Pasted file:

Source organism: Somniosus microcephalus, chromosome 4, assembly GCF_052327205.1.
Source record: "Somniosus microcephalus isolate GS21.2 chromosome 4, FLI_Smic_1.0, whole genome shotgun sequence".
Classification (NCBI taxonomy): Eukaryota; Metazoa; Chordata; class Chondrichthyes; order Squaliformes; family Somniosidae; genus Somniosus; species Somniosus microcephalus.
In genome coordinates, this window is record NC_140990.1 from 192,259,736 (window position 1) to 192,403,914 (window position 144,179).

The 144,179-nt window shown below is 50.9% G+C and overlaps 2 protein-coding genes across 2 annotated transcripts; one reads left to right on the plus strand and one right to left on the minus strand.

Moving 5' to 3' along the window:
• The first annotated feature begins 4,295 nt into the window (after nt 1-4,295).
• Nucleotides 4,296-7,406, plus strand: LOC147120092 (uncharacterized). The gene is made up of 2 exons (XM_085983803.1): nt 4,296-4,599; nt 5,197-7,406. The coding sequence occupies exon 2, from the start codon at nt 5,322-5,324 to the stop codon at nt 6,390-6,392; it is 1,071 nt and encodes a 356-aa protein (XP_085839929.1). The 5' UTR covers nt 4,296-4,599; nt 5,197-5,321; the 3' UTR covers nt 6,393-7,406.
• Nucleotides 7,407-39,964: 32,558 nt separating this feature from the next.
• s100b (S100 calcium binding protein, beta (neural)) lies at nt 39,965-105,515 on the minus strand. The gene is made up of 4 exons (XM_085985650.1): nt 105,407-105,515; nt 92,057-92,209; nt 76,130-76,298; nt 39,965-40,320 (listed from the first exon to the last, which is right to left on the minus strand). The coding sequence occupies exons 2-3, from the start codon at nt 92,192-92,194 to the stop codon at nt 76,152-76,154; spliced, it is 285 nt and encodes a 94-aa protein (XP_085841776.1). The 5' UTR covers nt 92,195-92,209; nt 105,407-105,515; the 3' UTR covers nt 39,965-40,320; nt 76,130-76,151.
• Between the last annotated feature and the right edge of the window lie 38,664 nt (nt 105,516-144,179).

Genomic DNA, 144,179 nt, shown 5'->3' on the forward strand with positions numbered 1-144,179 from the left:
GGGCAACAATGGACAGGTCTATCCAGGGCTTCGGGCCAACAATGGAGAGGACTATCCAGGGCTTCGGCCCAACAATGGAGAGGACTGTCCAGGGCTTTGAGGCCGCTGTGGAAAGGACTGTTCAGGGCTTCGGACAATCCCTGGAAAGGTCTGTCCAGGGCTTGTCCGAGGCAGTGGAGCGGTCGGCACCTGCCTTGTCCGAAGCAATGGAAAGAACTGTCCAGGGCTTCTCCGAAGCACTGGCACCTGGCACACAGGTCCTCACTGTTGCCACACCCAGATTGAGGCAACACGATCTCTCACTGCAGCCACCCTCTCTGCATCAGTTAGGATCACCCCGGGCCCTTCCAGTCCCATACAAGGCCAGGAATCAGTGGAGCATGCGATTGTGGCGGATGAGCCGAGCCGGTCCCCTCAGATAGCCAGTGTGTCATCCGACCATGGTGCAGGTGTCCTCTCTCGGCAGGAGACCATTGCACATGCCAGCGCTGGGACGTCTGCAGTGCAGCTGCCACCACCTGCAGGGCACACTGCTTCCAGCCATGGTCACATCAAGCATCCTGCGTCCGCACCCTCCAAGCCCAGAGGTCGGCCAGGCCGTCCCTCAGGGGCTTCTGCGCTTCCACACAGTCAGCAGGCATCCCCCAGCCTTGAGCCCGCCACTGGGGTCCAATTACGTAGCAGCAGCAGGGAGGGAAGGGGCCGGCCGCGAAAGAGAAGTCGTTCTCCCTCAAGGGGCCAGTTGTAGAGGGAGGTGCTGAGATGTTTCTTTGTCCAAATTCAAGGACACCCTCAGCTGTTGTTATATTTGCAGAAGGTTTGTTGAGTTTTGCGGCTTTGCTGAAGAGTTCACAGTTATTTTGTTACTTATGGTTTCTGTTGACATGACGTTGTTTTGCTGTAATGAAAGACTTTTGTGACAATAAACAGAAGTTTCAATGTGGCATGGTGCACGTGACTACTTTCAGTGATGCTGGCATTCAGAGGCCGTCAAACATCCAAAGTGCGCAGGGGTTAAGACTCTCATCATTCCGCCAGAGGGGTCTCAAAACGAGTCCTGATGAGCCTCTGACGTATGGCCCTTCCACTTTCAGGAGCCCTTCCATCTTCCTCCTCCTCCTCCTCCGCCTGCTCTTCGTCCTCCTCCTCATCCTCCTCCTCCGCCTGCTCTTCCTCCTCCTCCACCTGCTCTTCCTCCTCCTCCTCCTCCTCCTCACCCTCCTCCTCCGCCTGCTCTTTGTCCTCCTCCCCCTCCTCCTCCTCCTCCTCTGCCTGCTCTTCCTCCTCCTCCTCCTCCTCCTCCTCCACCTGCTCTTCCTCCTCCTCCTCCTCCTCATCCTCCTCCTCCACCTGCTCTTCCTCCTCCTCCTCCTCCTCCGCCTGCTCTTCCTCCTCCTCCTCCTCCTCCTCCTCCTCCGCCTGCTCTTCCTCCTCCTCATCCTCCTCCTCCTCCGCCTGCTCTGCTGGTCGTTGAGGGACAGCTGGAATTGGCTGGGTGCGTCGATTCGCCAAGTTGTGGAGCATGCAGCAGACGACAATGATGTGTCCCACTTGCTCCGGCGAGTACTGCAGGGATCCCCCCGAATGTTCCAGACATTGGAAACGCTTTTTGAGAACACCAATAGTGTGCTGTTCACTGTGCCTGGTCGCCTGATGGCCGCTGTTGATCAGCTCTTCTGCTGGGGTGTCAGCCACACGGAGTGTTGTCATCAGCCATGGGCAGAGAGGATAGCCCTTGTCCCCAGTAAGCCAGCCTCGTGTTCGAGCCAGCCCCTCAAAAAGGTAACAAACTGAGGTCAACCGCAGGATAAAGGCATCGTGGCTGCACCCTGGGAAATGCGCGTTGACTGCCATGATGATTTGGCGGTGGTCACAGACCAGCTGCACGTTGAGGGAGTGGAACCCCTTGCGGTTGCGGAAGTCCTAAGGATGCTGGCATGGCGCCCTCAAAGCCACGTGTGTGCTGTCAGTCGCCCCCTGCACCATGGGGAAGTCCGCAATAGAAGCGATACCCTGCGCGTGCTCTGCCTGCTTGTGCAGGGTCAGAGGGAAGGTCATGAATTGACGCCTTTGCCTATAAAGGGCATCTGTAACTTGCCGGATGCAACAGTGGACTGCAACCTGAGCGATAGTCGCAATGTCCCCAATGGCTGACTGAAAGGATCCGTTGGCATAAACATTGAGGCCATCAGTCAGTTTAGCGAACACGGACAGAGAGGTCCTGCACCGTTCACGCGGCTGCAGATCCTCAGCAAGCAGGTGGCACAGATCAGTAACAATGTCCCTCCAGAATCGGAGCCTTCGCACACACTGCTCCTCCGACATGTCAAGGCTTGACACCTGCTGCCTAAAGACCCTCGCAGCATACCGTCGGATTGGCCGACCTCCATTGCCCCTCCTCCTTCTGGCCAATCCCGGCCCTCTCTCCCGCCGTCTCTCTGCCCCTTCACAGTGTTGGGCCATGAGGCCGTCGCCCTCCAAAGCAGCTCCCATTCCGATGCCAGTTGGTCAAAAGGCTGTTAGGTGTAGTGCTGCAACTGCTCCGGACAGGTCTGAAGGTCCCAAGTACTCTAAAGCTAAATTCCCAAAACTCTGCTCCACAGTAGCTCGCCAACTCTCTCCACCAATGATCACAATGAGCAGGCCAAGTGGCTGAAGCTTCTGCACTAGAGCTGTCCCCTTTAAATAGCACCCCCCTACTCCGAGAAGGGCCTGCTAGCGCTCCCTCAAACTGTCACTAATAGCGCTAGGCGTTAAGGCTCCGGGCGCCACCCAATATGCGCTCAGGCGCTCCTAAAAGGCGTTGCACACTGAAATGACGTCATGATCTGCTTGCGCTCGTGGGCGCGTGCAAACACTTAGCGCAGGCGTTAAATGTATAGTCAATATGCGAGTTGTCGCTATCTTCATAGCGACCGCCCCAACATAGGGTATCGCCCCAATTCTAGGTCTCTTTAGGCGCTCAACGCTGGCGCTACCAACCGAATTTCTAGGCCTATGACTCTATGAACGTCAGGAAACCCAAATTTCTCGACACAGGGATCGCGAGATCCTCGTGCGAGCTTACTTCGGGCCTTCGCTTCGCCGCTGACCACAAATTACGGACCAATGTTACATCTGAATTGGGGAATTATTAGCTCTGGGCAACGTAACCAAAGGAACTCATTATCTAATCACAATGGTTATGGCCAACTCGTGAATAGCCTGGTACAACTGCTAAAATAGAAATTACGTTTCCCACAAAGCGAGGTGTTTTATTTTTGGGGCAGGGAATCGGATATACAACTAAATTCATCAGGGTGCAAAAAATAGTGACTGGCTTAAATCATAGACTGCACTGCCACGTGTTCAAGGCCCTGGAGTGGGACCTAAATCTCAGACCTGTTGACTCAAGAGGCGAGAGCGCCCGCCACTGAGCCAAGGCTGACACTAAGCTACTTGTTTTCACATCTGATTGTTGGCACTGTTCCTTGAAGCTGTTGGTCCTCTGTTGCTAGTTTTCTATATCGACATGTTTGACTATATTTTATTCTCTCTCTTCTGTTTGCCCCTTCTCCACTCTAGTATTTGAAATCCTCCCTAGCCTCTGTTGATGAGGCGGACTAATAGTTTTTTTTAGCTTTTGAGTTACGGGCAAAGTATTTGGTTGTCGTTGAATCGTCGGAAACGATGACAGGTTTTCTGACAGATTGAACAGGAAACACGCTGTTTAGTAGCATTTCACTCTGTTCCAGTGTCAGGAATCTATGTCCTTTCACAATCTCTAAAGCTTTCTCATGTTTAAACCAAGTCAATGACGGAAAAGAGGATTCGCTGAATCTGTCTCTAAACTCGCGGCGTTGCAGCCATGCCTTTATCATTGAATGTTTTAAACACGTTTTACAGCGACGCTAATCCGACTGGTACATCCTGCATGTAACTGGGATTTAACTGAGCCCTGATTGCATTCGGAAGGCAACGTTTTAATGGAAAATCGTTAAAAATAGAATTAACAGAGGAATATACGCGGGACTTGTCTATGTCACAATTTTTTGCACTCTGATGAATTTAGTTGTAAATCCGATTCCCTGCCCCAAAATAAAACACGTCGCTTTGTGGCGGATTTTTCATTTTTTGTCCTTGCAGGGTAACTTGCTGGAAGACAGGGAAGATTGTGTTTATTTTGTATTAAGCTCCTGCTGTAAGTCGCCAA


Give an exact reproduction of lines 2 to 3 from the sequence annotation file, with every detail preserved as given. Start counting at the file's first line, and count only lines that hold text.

Source record: "Somniosus microcephalus isolate GS21.2 chromosome 4, FLI_Smic_1.0, whole genome shotgun sequence".
Classification (NCBI taxonomy): Eukaryota; Metazoa; Chordata; class Chondrichthyes; order Squaliformes; family Somniosidae; genus Somniosus; species Somniosus microcephalus.